There are lots of interesting aspects to these reliefs, not least the fact that they appear on a church portal. But what interests me here is first and foremost the notion that they are generally dated to c. 1120/1130 and therefore predate Geoffrey’s written account of Arthur. And indeed they seem to show us a more archaic version of King Arthur as found in the texts, most notably the courtly romances of Chrétien and his followers/imitators: Just remember that in most of the so-called Arthurian Romances Arthur himself is a rather marginal figure – perhaps comparable to Charlie in Charlie’s Angels – while it’s the knights of his round table that have the actual adventures. Not so in the Modena archivolt. Here, we find Arthur himself at the forefront of the battle, presumably engaging in some heroic feat. Unfortunately, we can’t say for certain what exactly that feat is. Of course, most of the relief’s protagonist may be more or less plausibly identified with characters from later Arthurian romances, with Winlogee probably corresponding to Guinevre, Isdernus to Yder, Galvagin to Gawain, Che to Kay, Galvariun to Galeshin, and Carrado to Carados. The problem is that while these figures fit into the Arthurian world, there isn’t any one among the surviving texts where they appear in the same particular combination as in the Modena archivolt.
These days, it is widely agreed upon that the reliefs on the Porta della Pescheria show a variant of the Abduction (and Rescue) of Queen Guinevere, an episode first mentioned in the mid-12th century Life of Gildas. Still, it remains enigmatic what exactly Arthur and his knights are doing and whom they are fighting in the carvings. So as important as these reliefs may be as a document of early Arthurian legends, in the absence of written material their meaning nevertheless remains vague and elusive.
However, from an art historical perspective, the important thing is that these reliefs exist at all and that they predate the oldest known written account of King Arthur’s life. Because, truth be told, one of art history’s favourite pastimes is still to go looking for the textual sources of images, and by textual we usually mean written. But when it comes to artworks produced in a largely oral society, I believe it is important to remember that quite frequently things were painted, carved or sculpted before they were written down. In the case of the Porta della Pescheria and Geoffrey’s Historia it’s only a few years that separate the images from the writing. In other cases, though, it’s several centuries…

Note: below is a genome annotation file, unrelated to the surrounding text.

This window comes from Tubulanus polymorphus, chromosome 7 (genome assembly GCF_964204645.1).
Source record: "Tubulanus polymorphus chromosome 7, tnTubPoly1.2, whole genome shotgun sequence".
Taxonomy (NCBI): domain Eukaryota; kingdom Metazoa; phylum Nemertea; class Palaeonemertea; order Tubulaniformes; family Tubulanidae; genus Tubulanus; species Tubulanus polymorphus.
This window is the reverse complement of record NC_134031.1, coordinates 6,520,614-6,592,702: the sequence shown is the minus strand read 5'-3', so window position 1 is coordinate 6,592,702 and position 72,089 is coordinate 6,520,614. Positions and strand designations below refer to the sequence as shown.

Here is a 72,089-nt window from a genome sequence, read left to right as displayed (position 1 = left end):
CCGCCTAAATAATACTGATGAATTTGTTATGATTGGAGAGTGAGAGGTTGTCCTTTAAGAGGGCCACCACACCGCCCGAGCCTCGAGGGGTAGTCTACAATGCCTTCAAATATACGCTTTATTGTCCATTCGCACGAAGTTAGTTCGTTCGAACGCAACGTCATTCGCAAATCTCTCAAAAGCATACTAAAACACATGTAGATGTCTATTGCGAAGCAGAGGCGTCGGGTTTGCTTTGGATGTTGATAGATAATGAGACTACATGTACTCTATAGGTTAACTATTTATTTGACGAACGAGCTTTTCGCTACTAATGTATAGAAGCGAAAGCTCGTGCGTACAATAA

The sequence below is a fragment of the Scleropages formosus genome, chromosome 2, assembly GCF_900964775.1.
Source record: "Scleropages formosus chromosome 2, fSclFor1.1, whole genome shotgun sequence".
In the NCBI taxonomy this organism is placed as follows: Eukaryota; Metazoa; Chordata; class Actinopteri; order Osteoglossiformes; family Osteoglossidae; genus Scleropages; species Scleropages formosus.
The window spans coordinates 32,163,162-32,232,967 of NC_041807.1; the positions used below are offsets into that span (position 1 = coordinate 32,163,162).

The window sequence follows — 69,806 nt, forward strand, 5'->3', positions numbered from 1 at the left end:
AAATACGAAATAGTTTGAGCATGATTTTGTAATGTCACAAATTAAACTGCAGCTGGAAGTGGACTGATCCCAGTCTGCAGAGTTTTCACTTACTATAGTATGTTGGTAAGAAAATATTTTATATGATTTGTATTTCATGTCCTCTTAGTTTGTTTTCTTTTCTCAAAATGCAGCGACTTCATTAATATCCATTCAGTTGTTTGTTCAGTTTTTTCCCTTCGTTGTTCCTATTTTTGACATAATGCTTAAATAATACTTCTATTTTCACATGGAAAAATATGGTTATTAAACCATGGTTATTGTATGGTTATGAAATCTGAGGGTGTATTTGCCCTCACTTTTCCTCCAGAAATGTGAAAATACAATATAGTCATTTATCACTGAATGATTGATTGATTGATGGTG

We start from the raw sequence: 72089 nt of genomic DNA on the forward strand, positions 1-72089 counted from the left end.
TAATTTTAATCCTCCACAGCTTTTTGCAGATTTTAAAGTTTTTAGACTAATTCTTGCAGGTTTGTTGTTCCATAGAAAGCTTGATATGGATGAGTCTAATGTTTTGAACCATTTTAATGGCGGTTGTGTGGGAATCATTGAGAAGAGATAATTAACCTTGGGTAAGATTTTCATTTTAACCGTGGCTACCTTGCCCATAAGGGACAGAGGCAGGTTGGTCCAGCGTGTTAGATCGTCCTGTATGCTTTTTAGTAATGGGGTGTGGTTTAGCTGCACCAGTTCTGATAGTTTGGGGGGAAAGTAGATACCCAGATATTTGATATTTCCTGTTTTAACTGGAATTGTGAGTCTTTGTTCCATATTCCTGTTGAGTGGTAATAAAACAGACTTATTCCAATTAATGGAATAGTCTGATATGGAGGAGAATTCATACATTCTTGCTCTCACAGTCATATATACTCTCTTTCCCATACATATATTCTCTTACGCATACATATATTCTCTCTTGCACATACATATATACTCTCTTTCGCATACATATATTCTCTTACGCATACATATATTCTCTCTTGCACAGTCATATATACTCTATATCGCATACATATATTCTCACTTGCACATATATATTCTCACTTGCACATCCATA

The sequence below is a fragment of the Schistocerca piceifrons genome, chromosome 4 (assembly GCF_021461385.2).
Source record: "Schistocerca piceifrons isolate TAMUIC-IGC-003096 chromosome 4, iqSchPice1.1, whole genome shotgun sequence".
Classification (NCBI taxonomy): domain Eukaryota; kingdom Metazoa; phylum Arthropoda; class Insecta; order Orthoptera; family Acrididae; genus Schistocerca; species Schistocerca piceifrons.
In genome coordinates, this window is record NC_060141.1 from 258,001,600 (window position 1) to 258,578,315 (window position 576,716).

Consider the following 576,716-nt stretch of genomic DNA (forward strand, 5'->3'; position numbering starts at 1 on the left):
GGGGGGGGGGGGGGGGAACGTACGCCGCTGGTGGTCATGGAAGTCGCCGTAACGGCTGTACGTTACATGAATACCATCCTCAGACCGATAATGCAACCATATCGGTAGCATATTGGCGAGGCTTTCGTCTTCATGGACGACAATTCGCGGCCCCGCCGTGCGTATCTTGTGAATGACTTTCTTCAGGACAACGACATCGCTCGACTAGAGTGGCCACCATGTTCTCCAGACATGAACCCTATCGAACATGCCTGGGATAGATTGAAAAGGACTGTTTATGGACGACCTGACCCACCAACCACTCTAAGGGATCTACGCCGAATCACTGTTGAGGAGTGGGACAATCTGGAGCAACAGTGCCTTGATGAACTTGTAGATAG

For instance, in c. 740 A.D., a reception hall in a private house in Panjikent was decorated with an extensive cycle of mural paintings. Panjikent is located in what is now Tajikistan, but in the 8th century it was part of the Sogdian Empire, one of the last remnants of pre-islamic Persia, soon to be conquered, though, by the Samanids. (In between, the area was also part of the Soviet Union which is why the wall paintings ended up being detached and brought to the Hermitage Musuem in
Leningrad St. Petersburg where they can still be found today.) Some of the scenes in the murals can clearly be identified as the Seven Labours of Rostam, the greatest hero of Persian literature and mythology. As Wikipedia puts it: “Rostam is the champion of champions and is involved in numerous stories, constituting some of the most popular (and arguably some of most masterfully created) parts of the Shahnameh.”
Now some of you will probably ask “What’s the Shahnameh?”. Well, it is the Persian national epic, its title translating as The Book of Kings, which was written by the poet Ferdowsi and comprises some 60.000 verses. Much of it is actually dedicated to Rostam and his exploits of which the Seven Labours are only a small, though significant part. The interesting thing here, however, is that Ferdowsi’s magnum opus is the oldest surviving written account of Rostam’s feats and yet it was only written between c. 977 and 1010 – about 250 years after the story was painted in Panjikent!